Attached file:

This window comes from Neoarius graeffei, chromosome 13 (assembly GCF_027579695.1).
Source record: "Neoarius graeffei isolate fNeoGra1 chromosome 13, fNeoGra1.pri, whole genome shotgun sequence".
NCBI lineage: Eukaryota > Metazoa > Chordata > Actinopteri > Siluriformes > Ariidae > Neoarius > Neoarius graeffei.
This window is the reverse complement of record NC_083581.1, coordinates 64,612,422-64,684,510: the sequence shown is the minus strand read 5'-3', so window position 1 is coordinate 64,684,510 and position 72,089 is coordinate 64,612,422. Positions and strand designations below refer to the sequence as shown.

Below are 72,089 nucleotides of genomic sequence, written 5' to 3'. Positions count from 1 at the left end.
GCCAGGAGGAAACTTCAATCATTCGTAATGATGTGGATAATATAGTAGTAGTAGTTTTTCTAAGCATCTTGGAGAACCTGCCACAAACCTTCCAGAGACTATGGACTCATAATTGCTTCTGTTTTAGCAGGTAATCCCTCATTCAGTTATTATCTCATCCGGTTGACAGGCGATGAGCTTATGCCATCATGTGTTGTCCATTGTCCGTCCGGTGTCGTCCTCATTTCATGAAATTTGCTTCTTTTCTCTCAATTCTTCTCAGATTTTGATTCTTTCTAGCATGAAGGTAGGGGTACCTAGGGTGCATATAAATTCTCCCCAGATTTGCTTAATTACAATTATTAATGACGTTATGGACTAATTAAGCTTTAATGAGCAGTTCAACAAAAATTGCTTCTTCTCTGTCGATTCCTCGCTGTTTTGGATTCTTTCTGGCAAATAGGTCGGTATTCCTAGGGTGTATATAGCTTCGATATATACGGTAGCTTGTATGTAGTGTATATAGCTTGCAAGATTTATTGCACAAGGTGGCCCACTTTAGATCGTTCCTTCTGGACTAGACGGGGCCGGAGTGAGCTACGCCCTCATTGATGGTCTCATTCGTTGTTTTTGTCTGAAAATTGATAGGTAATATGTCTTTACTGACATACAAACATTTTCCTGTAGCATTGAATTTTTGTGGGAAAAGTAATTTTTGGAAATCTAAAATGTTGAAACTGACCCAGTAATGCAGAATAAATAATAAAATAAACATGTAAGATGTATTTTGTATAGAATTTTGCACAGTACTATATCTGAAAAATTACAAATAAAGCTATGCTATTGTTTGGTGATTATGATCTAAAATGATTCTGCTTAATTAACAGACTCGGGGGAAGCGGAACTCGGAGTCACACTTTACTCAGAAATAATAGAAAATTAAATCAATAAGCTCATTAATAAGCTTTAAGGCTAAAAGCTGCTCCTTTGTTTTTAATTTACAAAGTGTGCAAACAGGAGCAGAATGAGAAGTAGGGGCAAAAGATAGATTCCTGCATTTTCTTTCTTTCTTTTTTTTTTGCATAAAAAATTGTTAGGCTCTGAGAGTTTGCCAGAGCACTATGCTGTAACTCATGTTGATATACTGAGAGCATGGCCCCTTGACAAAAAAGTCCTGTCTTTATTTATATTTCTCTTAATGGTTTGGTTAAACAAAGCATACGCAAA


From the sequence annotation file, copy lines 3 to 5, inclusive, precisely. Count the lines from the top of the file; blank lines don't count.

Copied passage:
NCBI lineage: Eukaryota > Metazoa > Chordata > Actinopteri > Siluriformes > Ariidae > Neoarius > Neoarius graeffei.
This window is the reverse complement of record NC_083581.1, coordinates 64,612,422-64,684,510: the sequence shown is the minus strand read 5'-3', so window position 1 is coordinate 64,684,510 and position 72,089 is coordinate 64,612,422. Positions and strand designations below refer to the sequence as shown.

Below are 72,089 nucleotides of genomic sequence, written 5' to 3'. Positions count from 1 at the left end.